ANDERSON: Thank you.

THOMAS: The Euro 2016 final isn't the only big match this weekend. In London, the Men's singles final at Wimbledon is playing out right now.

Let's get the latest action on Centre Court from CNN tennis analyst James Blake who is there for us.

And James, it is difficult to overstate the enormity of this game for either of these players. What's the score at this point?

JAMES BLAKE, CNN CORRESPONDENT: Yeah, right now, Andy Murray leading two sets to love. He's playing great tennis, really returning Milos Raonic's

just rocket serve, putting a lot of pressure on his service games and doing a great job holding serve.

Up two sets to love right now. He can just see the finish line to capturing a second Wimbledon

title.

ANDERSON: It will be no surprise to learn from you, then, that Mr. Murray has a modicum of support at Wimbledon today, James, am I right?

BLAKE: Yes. The crowd is very, very electric for him. We can hear -- we're just outside the stadium and we can hear a roar every single time he

wins a point. It's about 99 percent Murray supporters in there. It feels like a Davis Cup match. And they're just itching for another British

champion here at Wimbledon.

ANDERSON: All right.

Let's, before I let you go -- Raonic, he may be new to many of our viewers, but he's been around a bit, had a bit of time out for injury. Just how

good is he?

BLAKE: Well, this is his first opportunity in a grand slam final. He's Canadian. He's 25 years old. The first Canadian man ever to be in a grand

slam final. So he's got a lot of pressure on him. But his serve is here. It's a weapon. It's going to be around for years to come. If he stays

healthy, he's going to have more opportunities like this. Most likely his best chance will be at Wimbledon where the courts are a little faster.

It's just tough for him right now coming up against Andy Murray, playing his best tennis, and against the whole crowd being against him.

But I think he'll have more opportunities in the future.

ANDERSON: Thank you, James. And that game ongoing.

All right, still to come this evening on this show out of Paris for you today, new details on the

gunman in Dallas who killed five police officers. We are going to look at his plans and his past.

And a live report from Baghdad a week after the deadliest single attack to hit Iraq in years. That is later this hour. You're with us here in what

is a very noisy Paris this afternoon. I'm Becky Anderson. Stay with us.

(END VIDEOTAPE)

(COMMERCIAL BREAK)

ANDERSON: Right, you're watching CNN. This is Connect the World with me live from Paris for you all week. Welcome back.

Now, to the U.S. where nearly 250 arrests were made in a third night of protests, all sparked by police shootings last week that left two black men

dead. 125 arrests were made in Baton Rouge in Louisiana. That's where Alton Sterling was killed in a struggle with police on Tuesday. 100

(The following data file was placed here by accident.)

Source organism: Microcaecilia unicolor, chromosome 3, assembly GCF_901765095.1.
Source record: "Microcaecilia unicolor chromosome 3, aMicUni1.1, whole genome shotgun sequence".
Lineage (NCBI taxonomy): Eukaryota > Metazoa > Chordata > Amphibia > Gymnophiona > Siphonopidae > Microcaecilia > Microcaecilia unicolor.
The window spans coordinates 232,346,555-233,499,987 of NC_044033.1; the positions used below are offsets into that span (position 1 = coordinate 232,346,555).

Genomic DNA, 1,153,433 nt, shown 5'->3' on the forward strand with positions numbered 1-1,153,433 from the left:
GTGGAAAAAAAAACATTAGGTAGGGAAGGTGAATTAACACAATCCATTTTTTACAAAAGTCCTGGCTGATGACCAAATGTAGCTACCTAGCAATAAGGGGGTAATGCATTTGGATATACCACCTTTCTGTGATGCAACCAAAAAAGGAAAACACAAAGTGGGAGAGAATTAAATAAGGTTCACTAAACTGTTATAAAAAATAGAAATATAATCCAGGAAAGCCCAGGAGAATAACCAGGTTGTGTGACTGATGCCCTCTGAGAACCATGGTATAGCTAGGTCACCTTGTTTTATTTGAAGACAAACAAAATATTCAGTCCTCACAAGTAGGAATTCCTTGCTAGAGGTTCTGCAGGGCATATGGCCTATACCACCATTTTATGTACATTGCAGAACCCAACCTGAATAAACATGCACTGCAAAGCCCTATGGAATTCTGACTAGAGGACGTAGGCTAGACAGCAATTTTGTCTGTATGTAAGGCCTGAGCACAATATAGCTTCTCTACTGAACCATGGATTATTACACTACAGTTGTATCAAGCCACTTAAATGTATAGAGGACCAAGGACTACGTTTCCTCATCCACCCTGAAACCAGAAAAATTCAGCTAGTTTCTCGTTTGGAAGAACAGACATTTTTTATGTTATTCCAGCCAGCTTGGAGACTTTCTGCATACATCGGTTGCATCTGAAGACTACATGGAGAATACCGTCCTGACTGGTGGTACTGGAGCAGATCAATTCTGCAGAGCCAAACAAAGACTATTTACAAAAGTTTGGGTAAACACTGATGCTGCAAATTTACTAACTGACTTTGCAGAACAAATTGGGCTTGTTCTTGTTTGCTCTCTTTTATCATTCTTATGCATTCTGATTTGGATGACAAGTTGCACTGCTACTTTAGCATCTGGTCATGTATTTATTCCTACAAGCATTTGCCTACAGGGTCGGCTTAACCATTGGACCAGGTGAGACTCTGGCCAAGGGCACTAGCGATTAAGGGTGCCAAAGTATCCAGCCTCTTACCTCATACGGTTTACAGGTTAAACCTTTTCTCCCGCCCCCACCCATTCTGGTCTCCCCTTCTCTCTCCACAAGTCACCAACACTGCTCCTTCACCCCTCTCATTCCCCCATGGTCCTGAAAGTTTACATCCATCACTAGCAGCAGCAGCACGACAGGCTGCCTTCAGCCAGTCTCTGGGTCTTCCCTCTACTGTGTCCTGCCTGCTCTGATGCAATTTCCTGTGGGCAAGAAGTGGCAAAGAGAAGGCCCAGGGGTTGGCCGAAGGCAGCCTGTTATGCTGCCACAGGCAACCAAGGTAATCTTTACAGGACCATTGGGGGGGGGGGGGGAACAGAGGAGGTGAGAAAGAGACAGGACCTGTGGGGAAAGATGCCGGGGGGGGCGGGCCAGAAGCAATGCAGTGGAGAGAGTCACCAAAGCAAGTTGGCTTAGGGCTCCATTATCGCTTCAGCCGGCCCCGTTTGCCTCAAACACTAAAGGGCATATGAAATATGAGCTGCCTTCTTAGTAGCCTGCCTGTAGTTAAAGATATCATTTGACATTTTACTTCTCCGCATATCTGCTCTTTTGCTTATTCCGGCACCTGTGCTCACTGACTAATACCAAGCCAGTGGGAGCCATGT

demonstrators were taken into custody and 21 police officers injured in St. Paul and Minnesota. People there outraged over the shooting death of

Pilando Castile on Wednesday.

Well, another backlash in the killings was Thursday's attack on police in Dallas in Texas that left five officers dead.

CNN's Sara Sidner is in Dallas with new details on the gunman. Sarah, what do we know at this point?

SARA SIDNER, CNN INTERNATIONAL CORRESPONDENT: We're learning more about what police used to kill the gunman. They basically used this particular

robot and they fashioned it with about a pound, that is a heck of a lot of C4, in order to take him out. They came to that conclusion

because they felt that so many officers had been killed and wounded, that two civilians had been wounded, and so they decided that this was really

their only way forward to keep other officers from being killed. They had done hours of negotiations with the suspect, Micah Johnson, and decided

that this was the only way to do this without more people getting hurt or killed.

And so they sent in this robot.

But it is an extraordinary move by this police department, perhaps, according to law enforcement analysts, the first time that a local police

department has used something like the robot -- it's a Romatech F-5 model - - to do something like this. And there's a lot of talk today about why they used it, and the police chief was very clear that it really was a last

resort -- Becky.

ANDERSON: I know police headquarters are back open after a lockdown yesterday. What prompted that lockdown, Sara? And how did it come to an

end?

SIDNER: Yeah, the lockdown was only for a couple of hours. But basically, someone called up or they got some kind of information that there was a

credible threat, and they took that threat very seriously, especially considering what this department had been through since Thursday.